Tag: antidepressants and suicide
To be a parent of a suicidal child is to be in a terrible position, where you hold in your hands the life most valuable to you and know that any slip of your hands may end that life. In the 1970s, my suicidality was treated nonmedically and I lived. In the 2000s, my daughter Martha’s suicidality was treated medically and she died.
STAT recently published an opinion piece arguing that the black box warning on antidepressants has led to an increase in adolescent suicide. It is easily debunked, and reveals once again how our society is regularly misled about research findings related to psychiatric drugs. STAT has lent its good name to a false story that, unfortunately, will resonate loudly with the public.
Disturbingly, our study and others reveal that the black box warning is now ignored in many countries, since antidepressant prescriptions for children are on the rise again. Despite increasing certainty that antidepressants are ineffective and likely cause suicidal behavior in young people, psychiatry continues to claim that they reduce suicide risk.
During the past twenty years, the American Foundation for Suicide Prevention and American psychiatry have adopted a "medicalized" approach to preventing suicide, claiming that antidepressants are protective against suicide. Yet, the suicide rate in the United States has increased 30% since 2000, a time of rising usage of antidepressants. A review of studies of the effects of mental health treatment and antidepressants on suicide reveals why this medicalized approach has not only failed, but pushed suicide rates higher.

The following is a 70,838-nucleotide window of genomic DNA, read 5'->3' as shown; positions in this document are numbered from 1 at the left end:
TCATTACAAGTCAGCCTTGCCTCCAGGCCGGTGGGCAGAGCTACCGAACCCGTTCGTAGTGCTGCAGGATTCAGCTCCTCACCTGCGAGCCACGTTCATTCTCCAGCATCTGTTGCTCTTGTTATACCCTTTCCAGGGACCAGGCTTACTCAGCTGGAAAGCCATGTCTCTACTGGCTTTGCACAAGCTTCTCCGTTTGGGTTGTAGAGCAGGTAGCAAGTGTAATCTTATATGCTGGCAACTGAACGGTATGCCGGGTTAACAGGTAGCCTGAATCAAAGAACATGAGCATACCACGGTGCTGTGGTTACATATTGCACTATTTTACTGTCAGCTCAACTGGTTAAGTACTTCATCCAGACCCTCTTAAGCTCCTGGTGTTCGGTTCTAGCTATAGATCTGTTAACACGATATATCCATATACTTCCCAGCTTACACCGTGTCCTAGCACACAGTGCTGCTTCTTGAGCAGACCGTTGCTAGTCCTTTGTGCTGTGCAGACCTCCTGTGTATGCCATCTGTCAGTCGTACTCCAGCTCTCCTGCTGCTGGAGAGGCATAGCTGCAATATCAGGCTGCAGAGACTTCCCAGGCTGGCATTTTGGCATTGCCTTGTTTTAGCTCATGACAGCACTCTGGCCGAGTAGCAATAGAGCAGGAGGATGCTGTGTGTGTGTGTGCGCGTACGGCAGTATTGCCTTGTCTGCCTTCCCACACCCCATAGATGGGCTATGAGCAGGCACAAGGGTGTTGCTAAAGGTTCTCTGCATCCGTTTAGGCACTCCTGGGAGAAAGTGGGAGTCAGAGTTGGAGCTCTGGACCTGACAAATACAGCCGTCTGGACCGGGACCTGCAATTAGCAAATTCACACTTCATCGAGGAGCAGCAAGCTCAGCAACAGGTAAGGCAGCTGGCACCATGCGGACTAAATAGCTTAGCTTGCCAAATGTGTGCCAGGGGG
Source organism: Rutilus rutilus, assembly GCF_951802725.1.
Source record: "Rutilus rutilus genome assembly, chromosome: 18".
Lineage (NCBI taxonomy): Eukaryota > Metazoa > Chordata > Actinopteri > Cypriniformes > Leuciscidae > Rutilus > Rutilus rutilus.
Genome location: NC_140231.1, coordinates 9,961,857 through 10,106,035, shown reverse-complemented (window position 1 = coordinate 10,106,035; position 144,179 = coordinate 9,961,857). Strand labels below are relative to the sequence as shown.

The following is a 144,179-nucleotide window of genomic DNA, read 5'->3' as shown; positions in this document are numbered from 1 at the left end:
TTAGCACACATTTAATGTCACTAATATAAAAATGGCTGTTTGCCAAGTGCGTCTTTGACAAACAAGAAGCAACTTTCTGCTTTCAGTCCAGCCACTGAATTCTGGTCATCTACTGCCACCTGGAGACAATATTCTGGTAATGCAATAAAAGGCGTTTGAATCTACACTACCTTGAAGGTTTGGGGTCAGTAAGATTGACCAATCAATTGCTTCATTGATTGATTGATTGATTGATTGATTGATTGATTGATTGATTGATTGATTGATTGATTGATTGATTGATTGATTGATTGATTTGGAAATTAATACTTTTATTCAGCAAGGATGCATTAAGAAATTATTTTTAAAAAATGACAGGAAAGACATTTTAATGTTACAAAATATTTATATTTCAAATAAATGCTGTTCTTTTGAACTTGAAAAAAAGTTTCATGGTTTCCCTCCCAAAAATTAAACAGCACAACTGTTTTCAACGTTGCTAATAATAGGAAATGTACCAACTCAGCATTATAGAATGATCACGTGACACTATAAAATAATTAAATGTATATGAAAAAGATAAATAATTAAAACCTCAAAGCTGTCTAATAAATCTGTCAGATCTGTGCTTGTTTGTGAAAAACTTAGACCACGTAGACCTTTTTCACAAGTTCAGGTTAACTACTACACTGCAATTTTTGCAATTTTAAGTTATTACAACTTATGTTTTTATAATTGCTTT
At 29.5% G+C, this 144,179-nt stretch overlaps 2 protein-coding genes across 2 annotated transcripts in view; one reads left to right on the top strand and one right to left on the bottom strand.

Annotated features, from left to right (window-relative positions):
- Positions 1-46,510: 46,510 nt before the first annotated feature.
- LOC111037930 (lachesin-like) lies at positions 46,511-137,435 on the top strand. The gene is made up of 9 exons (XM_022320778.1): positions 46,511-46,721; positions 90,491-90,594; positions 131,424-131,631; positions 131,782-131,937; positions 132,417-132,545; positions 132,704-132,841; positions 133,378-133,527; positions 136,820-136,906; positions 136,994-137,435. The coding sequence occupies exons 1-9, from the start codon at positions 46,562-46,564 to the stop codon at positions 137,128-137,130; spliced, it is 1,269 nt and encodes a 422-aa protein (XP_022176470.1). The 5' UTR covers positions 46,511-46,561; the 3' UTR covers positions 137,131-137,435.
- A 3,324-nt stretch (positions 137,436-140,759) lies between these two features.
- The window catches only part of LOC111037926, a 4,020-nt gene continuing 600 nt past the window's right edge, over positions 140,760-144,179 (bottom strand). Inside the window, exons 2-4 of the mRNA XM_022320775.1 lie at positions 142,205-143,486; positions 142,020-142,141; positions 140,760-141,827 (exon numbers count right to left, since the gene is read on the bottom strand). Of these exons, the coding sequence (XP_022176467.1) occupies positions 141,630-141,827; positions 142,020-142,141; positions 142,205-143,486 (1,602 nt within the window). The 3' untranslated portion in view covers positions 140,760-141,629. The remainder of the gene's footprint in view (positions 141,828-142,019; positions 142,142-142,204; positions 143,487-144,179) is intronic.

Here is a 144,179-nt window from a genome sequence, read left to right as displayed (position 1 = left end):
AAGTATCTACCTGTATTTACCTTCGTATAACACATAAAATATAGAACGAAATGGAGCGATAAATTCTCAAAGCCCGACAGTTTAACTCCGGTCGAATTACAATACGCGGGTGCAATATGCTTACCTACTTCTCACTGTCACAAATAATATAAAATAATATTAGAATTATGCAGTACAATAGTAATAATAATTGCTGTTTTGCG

Scapegoating a purported unseen "illness" may provide temporary comfort from acknowledging the horrors and injustice of the world, but it is a delusion — and one with fatal consequences for many. When 45,000 people a year would rather die than live in this world any longer, it might behoove us all to consider what is happening in the world to cause this.
This week on the Mad in America podcast we interview Olga Runciman. Olga is an international trainer and speaker, writer, campaigner, and artist. In this interview, we discuss Olga’s professional and personal experiences of the psychiatric system and how she now helps and supports healing and recovery in others.
Dr Beggin tells us about recent developments with the Michelle Carter trial, and we discuss alternatives to psychiatric drugs and the value of the therapeutic relationship.
There is no text, transcript or recording that demonstrates that Michelle ever said anything to Conrad about getting back in the truck to die. The DA’s entire case is based upon the “confession” of an irrational girl on antidepressants who has been trying to communicate with her boyfriend in heaven via phone.
Today on the MIA podcast we talk to Bobby Fiddaman about his experiences of the mental health system, his research and campaigning over the years and his relationships with the UK and US pharmaceutical regulatory bodies.
The DA’s office asked the judge to stop me from any further writing about the Michelle Carter trial. This extraordinary motion, called prior restraint or pre-publication censorship, is a major assault on freedom of speech and freedom of the press. And there is a public health and safety reason for writing about this case.